ANALYSIS OF THE CORYNEBACTERIUM PARVUM-INDUCED DECLINE OF MURINE NATURAL KILLER CELL-MEDIATED CYTOTOXICITY
Treatment of mice with the immunomodulating agent, Corynebacterium parvum (C. parvum), was shown to result in a severe and long-lasting depression of splenic natural killer (NK) cell-mediated cytotoxicity 5-21 days post-inoculation. Because NK cells have been implicated in immunosurveillance against malignancy (due to their spontaneous occurrence and rapid reactivity to a variety of histological types of tumors), as well as in resistance to established tumors, this decreased activity was of particular concern, since this effect is contrary to that which would be considered therapeutically desirable in cancer treatment (i.e. a potentiation of antitumor effector functions, including NK cell activity, would be expected to lead to a more effective destruction of malignant cells). Therefore, an analysis of the mechanism of this decline of splenic NK cell activity in C.parvum treated mice was undertaken. From in vitro co-culturing experiments, it was found that low NK-responsive C. parvum splenocytes were capable of reducing the normally high-reactivity of cells from untreated syngeneic mice to YAC-1 lymphoma, suggesting the presence of NK-directed suppressor cells in C. parvum treated animals. This was further supported by the demonstration of normal levels of cytotoxicity in C. parvum splenocyte preparations following Ficoll-Hypaque separation, which coincided with removal of the NK-suppressive capabilities of these cells. The T cell nature of these regulatory cells was indicated by (1) the failure of C. parvum to cause a reduction of NK cell activity, or the generation of NK-directed suppressor cells in T cell-deficient athymic mice, (2) the removal of C. parvum-induced suppression by T cell-depleting fractionation procedures or treatments, and (3) demonstration of suppression of NK cell activity by T cell-enriched C. parvum splenocytes. These studies suggest, therefore, that the eventual reduction of suppression by T cell elimination and/or inhibition, may result in a promotion of the antitumor effectiveness of C. parvum due to the contribution of "freed" NK effector cell activity. However, the temporary suppression of NK cell activity induced by C. parvum (reactivity of treated mice returns to normal levels within 28 days after C. parvum injection), may in fact be favorable in some situations, e.g. in bone marrow transplantation cases, since NK cells have been suggested to play a role also in the process of bone marrow graft rejection. Therefore, the discriminate use of agents such as C. parvum may allow for the controlled regulation of NK cell activity suggested to be necessary for the optimalization of therapeutic regimens.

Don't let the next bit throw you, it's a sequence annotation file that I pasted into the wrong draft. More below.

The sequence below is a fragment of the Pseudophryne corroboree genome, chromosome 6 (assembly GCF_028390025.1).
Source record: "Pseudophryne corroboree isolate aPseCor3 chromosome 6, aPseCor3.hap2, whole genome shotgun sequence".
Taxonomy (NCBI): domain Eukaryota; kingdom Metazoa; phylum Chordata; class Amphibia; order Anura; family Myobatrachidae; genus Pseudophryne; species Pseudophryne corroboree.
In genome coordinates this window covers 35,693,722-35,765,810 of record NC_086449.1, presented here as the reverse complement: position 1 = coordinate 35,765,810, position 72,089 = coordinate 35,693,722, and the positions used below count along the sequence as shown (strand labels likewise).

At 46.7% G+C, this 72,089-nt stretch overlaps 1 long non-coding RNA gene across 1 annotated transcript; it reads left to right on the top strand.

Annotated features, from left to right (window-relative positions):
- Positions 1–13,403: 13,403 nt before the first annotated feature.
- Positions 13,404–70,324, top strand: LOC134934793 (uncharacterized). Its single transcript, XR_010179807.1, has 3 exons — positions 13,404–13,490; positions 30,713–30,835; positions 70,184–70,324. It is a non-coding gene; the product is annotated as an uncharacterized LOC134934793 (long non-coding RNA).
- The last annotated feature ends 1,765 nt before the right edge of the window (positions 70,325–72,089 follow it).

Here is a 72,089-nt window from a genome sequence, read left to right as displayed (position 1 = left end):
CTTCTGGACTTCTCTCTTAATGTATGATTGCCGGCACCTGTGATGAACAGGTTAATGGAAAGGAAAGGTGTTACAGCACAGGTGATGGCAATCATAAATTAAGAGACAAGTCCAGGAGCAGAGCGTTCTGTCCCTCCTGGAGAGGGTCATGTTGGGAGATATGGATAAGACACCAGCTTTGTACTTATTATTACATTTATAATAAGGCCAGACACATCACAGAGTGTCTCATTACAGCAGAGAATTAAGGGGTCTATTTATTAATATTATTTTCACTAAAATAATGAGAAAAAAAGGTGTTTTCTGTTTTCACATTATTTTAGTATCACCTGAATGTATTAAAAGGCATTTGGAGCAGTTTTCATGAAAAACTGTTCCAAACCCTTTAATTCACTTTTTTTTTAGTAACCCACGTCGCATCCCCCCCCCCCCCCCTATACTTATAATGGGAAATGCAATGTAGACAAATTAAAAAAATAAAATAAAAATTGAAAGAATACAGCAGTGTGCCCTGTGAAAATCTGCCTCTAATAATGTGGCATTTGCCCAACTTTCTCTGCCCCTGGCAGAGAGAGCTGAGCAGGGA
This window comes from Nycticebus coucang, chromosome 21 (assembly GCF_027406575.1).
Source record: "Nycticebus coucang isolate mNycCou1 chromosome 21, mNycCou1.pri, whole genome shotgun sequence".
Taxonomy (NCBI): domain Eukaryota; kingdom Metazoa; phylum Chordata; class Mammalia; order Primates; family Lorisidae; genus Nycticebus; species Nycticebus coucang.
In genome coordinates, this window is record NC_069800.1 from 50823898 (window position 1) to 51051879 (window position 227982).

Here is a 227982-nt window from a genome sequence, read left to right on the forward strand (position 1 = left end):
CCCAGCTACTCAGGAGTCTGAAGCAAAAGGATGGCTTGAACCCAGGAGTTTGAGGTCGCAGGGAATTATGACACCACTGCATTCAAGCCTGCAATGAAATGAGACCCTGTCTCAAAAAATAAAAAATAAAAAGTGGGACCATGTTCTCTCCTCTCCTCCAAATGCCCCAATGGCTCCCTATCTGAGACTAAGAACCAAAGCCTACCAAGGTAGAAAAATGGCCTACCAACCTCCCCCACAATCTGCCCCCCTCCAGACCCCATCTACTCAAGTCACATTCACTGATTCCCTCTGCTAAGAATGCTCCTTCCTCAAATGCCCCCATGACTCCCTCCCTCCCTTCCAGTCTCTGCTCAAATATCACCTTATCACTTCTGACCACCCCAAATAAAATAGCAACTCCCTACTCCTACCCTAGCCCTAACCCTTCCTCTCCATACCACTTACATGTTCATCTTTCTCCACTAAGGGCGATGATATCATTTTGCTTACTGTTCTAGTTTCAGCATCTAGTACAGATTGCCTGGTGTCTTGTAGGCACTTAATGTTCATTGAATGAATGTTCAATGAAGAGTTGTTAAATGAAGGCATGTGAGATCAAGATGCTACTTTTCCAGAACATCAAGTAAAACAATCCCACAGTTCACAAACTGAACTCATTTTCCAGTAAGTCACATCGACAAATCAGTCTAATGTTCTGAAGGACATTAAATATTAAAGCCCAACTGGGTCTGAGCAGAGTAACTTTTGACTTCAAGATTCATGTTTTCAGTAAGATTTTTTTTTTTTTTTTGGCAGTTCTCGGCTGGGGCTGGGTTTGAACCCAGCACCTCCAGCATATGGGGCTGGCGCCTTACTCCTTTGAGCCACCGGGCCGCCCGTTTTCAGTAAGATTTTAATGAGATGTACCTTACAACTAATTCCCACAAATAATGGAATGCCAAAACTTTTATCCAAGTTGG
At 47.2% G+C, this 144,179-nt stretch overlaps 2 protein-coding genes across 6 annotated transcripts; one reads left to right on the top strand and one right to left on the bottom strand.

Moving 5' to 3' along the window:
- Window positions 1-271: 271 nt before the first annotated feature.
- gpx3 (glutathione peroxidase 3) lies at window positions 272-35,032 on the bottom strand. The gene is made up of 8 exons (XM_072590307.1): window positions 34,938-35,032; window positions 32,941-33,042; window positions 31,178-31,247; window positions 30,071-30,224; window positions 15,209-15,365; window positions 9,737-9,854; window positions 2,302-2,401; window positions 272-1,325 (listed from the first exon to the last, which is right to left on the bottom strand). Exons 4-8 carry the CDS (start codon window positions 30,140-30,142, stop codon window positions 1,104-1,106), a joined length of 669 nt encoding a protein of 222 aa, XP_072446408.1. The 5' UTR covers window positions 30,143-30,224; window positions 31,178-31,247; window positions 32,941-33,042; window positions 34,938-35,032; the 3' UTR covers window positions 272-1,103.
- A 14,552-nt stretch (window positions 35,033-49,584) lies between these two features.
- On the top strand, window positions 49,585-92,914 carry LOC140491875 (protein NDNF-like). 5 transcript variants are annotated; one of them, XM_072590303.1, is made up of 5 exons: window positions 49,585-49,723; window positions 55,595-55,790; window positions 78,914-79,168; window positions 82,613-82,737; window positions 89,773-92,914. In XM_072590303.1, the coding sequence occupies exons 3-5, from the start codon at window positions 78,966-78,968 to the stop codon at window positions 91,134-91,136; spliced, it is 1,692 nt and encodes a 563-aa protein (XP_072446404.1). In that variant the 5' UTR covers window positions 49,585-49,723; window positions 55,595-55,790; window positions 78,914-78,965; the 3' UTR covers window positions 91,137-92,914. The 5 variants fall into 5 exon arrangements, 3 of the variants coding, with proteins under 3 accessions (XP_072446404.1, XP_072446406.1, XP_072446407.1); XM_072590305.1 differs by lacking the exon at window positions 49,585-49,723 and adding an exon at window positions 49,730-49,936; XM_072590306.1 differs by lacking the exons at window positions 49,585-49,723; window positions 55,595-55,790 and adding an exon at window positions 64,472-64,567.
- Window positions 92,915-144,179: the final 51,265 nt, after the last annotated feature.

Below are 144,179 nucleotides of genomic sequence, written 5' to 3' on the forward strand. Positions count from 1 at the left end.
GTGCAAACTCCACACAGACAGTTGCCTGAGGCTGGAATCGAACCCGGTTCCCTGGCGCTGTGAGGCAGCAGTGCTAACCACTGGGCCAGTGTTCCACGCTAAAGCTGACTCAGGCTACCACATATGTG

SAVARY, CHERYLYN ANNETTE, "ANALYSIS OF THE CORYNEBACTERIUM PARVUM-INDUCED DECLINE OF MURINE NATURAL KILLER CELL-MEDIATED CYTOTOXICITY" (1980). Texas Medical Center Dissertations (via ProQuest). AAI8022200.